Institute Content, Format & Schedule


The theme of the 2024 Institute is “Nature, Culture, and the Grounds of Good Government in Shakespeare’s Plays.” Participants will explore this theme through two Shakespeare plays: As You Like It and King Lear.


The curriculum for “Nature, Culture, and the Grounds of Good Government in Shakespeare’s Plays” focuses on how ideas about nature impact views of good government at the individual, family, and political levels.

Examples include: the ethical and material claims of the non-human environment; the interdependence among beings of various species; the significance, in a status culture, of biologically inherited qualities; the affordances and burdens of “civilization;” the interrelated spheres of family, community, and state; and the importance of education and cultivation.

In our own time, these issues centrally inform debates about the responsibility of governments for climate change and its remediation; the disproportionate impact of natural disasters on poor and marginalized populations; the effects of capitalism and deregulation on the distribution of natural resources; and the systemic racism informing health crises. Definitions of the “natural” (or the “unnatural”) have also been central in granting or denying certain political rights and opportunities based on race, gender, or sexuality.

In addition to the Shakespeare texts themselves, Institute faculty will introduce diverse points of view, drawing on recent exciting work on ecology and ecocriticism; early modern political, social, and familial history and thought; and gender, sexuality and critical race studies. By focusing on a tragedy that is regularly taught in high schools, and a comedy that is less familiar but accessible and enjoyable, the Institute aims to create a manageable intellectual framework for exploring common themes that will be useful for teachers in their classrooms across a range of texts.

The approach provides a bridge between scholarly analysis of text and context and the challenges of performance in which artists must make creative choices about the use of language.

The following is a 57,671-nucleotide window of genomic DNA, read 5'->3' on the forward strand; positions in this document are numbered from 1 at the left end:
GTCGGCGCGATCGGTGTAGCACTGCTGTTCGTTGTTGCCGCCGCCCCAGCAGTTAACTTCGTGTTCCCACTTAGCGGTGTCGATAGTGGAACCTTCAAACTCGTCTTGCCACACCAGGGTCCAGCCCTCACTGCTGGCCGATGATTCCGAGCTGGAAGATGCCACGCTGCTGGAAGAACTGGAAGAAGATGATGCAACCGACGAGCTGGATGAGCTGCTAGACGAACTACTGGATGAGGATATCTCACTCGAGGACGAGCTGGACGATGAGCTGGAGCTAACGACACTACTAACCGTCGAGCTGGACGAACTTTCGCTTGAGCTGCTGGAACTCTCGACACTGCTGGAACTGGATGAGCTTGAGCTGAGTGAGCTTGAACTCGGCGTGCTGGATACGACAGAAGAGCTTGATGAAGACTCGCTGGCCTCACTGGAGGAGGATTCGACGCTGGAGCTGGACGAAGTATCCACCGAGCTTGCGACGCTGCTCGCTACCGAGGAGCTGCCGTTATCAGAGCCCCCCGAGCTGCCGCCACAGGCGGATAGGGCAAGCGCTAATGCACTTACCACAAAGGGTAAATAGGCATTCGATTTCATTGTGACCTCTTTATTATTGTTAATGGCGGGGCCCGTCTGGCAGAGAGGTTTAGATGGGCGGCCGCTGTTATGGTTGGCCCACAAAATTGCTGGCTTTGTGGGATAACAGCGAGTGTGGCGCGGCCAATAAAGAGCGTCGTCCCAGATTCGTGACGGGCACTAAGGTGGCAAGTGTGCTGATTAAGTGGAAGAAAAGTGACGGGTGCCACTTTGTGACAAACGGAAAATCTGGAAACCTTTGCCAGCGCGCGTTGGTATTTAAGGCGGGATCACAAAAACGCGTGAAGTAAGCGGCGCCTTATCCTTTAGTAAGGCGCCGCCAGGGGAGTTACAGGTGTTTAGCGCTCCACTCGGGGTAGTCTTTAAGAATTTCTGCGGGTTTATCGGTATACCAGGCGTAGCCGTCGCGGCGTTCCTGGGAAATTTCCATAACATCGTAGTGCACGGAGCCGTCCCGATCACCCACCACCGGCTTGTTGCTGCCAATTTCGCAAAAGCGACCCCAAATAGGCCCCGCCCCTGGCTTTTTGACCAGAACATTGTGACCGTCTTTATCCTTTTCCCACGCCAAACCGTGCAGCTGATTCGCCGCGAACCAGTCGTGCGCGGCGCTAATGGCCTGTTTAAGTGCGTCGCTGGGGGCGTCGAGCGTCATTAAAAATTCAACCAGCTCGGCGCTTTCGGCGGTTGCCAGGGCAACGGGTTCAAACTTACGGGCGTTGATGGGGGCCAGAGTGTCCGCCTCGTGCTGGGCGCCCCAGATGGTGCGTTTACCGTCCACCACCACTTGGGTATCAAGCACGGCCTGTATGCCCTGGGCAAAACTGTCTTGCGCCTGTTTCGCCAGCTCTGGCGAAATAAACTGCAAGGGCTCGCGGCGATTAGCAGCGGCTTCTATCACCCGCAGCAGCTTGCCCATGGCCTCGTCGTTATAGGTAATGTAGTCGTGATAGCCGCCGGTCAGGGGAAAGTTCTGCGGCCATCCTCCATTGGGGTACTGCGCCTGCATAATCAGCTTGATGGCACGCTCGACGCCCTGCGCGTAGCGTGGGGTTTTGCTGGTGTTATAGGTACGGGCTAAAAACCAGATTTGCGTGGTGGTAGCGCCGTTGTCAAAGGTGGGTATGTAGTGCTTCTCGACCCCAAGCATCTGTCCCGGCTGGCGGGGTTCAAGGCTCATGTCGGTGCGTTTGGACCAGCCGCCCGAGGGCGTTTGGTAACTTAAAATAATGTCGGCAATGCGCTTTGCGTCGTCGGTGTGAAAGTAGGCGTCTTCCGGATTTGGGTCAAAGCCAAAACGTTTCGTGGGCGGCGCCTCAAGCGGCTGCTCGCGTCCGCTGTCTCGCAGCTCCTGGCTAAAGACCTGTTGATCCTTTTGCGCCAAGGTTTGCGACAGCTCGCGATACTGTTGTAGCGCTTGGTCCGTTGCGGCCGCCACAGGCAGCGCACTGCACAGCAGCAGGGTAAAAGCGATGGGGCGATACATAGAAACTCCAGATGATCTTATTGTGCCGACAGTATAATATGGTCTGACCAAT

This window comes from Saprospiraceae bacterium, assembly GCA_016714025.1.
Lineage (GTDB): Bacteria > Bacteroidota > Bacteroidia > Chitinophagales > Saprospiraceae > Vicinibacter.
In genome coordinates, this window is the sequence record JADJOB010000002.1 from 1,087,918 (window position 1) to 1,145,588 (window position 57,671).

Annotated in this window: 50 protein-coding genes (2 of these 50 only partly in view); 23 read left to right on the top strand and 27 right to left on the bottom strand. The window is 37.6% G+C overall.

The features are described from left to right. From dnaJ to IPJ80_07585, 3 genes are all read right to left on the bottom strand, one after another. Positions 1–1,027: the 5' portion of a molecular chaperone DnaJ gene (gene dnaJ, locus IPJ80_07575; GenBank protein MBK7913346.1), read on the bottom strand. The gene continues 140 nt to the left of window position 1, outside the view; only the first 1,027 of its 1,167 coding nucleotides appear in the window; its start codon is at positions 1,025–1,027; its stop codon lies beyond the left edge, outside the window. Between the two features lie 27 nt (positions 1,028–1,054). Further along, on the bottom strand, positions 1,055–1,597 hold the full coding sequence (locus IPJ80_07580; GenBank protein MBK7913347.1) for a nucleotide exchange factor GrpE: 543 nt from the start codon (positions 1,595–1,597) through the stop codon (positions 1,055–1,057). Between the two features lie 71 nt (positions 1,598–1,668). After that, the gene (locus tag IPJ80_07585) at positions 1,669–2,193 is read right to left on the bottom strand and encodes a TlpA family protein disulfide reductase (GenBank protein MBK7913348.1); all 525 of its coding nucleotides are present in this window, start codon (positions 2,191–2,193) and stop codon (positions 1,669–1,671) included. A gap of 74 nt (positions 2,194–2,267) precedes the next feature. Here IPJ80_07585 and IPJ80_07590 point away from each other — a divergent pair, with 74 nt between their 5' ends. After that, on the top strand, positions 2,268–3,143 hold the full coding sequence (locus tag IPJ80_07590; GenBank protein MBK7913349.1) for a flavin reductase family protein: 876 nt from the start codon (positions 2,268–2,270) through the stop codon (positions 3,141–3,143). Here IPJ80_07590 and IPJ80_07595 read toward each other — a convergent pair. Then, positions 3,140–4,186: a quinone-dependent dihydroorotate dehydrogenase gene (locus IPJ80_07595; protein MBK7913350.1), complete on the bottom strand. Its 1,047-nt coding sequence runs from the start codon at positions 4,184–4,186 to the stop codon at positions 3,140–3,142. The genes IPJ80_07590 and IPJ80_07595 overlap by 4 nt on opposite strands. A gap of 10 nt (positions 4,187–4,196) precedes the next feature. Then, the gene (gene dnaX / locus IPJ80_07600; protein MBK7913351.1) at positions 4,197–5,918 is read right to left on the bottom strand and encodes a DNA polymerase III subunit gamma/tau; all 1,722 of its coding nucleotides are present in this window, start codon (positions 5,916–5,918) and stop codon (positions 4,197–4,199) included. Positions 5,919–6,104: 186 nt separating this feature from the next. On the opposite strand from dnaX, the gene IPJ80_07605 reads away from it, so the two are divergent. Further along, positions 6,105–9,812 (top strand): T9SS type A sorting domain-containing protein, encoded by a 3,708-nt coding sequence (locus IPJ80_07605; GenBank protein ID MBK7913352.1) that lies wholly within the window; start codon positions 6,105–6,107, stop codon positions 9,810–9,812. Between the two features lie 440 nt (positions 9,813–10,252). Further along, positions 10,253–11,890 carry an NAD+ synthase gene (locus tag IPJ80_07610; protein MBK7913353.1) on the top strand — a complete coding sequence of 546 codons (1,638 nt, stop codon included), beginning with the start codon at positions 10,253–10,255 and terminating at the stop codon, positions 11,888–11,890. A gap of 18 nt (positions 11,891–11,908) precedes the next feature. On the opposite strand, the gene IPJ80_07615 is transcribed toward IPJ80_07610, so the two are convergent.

The Institute runs for two weeks from 10:00am until 5:00pm Monday through Friday at Polonsky Shakespeare Center unless otherwise noted. Morning and afternoon sessions focus on the academic and theatrical considerations embedded in the plays under investigation. Scholars and teaching artists work together to plan daily activities that reinforce each other’s work, creating a seamless interface between scholarly and creative investigations. In addition, lunches and evening activities offer participants access to other scholars, guest experts, and theatre professionals. Evening assignments prepare participants for the following day’s discussions, and theatre outings provide a further basis for discussion of the concepts participants are learning in class. During the Institute, participants will attend two Shakespeare (or other relevant) productions as a group, preceded by a dinner and discussion of the play.

During the first seven days of the Institute, Professors Julie Crawford and Mario DiGangi will ground participants in the basics of sound scholarly research and theatrical practice, while theatre practitioners Krista Apple and Claudia Zelevansky will work with participants on the challenges of interpretation and performance that arise from deep scholarly analysis of text. In the last three days, participants will take on roles from professional theatre (director, actor, dramaturg, designer, etc) to focus intensely on incorporating what they have learned as they prepare for final scene performances on the last day of the Institute. Throughout the Institute, participants will work with K-12 Specialist Maria Fahey and TFANA’s Director of Education Lindsay Tanner to prepare to apply their experience to their classroom teaching.



The 2024 Schedule is forthcoming. For a sense of what to expect, please click here for the 2022 Institute Schedule.

Questions? Contact us at


folio-2016A copy of Shakespeare’s First Folio, which participants get to view and handle on the Columbia University Rare Book & Manuscript Library tour.

TFANA_logo24 copyPolonsky Shakespeare Center, home to the NEH Summer Institute

Participants rehearse onstage in the 299-seat mainstage theatre at the Polonsky Shakespeare Center, which brings together the design of an Elizabethan courtyard theatre with state-of-the-art modern theatre technology

TFANA’s NEH Summer Institute is made possible by a major grant from the National Endowment for the Humanities: Democracy demands wisdom.

Any views, findings, conclusions or recommendations expressed in this program do not necessarily represent those of the National Endowment for the Humanities.

Pictured above: A participant in the 2022 NEH Summer Institute examining a text from the 1600s in Columbia University’s Rare Book Room. Photo by Hollis King.